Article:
This morning I was at Dunkin’ Donuts for my usual Sunday treat of two donuts, two cups of coffee, and three hours of reading (in between saying hello to some regulars).
This was a new Dunkin’ store that opened a while back and they – just yesterday – had their official grand opening, complete with celebrity guests and free merchandise, one being a Dunkin’ Travel Cup.
Having a bunch left over, they decided to give them away to those standing in line. The Assistant Manager, a very nice young lady, handed them out by saying, “We had these left over from yesterday so we’re giving them away.”
While the gesture was nice, it was not nearly as effective in building goodwill as it could have been.
Why not? Because the words she used communicated no value to the customer; only to the store. She might as well have said, “We wanted to get rid of em’ yesterday but since we didn’t we’re going to pawn them off on you right now.” 🙂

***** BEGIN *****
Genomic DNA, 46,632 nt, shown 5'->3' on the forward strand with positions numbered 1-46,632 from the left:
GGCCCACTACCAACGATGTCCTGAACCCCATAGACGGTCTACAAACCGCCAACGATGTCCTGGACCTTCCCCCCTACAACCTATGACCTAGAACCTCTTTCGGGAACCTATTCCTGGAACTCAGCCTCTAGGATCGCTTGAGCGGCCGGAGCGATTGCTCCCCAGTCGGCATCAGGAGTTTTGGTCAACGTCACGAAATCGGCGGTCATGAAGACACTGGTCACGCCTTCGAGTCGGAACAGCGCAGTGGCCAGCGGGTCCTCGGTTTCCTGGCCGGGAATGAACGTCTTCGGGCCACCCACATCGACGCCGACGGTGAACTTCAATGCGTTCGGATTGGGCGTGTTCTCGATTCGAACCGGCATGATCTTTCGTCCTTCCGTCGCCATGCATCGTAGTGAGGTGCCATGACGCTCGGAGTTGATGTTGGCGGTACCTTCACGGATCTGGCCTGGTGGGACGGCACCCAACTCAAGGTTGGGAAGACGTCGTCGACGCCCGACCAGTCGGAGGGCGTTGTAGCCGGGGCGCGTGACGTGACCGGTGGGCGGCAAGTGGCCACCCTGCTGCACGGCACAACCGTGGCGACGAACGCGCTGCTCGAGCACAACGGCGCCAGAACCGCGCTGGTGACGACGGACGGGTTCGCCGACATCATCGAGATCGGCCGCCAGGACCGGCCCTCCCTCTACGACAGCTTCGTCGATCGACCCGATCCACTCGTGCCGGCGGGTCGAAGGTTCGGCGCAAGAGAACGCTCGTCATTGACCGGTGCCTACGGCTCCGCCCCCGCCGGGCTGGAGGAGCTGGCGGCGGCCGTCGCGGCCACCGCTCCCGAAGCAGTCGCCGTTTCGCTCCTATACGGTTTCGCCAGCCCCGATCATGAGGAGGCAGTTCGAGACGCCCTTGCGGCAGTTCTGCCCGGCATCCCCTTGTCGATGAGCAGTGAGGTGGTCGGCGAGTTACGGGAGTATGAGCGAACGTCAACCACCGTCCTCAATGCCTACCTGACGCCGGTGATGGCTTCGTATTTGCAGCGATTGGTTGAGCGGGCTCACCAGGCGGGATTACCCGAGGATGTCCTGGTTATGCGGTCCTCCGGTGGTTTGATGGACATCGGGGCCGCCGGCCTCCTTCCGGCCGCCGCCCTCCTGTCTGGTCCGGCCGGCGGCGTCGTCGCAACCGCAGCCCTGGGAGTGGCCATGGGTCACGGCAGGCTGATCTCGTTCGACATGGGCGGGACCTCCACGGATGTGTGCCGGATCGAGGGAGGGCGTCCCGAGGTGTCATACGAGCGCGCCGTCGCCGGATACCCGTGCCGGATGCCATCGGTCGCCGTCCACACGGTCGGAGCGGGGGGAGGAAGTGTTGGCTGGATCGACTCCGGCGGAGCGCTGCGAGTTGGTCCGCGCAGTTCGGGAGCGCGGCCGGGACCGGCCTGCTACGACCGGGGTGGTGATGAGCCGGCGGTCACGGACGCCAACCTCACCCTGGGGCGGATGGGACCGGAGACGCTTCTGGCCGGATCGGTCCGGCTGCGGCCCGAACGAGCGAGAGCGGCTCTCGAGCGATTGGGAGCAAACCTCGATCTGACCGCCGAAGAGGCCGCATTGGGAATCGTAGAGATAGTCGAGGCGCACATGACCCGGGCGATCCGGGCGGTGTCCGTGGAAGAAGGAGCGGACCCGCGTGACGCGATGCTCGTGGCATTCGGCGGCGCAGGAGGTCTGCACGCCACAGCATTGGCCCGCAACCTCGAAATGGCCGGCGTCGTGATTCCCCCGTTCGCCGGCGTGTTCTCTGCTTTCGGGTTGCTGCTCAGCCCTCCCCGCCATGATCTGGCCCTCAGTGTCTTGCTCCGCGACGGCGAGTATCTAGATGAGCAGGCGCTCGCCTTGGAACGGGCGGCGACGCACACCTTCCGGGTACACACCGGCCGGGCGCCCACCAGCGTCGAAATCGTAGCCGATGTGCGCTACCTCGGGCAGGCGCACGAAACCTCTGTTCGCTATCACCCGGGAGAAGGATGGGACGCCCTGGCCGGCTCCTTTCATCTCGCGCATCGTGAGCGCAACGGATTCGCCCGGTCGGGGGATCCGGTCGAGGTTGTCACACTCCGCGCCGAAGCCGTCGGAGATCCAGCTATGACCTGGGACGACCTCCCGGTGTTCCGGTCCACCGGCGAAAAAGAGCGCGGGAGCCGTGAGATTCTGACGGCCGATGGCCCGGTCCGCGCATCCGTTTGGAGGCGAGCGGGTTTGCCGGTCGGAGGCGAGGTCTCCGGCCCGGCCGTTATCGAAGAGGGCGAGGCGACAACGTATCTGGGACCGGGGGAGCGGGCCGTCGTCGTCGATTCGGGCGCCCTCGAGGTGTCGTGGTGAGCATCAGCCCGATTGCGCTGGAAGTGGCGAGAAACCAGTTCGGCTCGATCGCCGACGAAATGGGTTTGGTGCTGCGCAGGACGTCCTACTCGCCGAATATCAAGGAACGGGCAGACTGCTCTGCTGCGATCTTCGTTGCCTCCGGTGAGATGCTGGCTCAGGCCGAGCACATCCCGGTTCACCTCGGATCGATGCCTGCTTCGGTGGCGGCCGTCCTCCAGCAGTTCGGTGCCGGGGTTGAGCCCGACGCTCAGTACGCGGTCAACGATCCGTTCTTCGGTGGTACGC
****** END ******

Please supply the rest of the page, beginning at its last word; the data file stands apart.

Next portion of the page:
Instead, she could have communicated value and planted positive goodwill seeds simply by saying, “These are for you as our way of saying thank you for being our valued customer. They’re guaranteed to keep your coffee hot, and in the cup instead of your lap.” Said with a warm smile (which she has) it would have gone over great!
Of course, the cup itself has the same “actual” value regardless of the language she used. But its perceived value would either rise or fall based on how she “communicated” that value to her customers.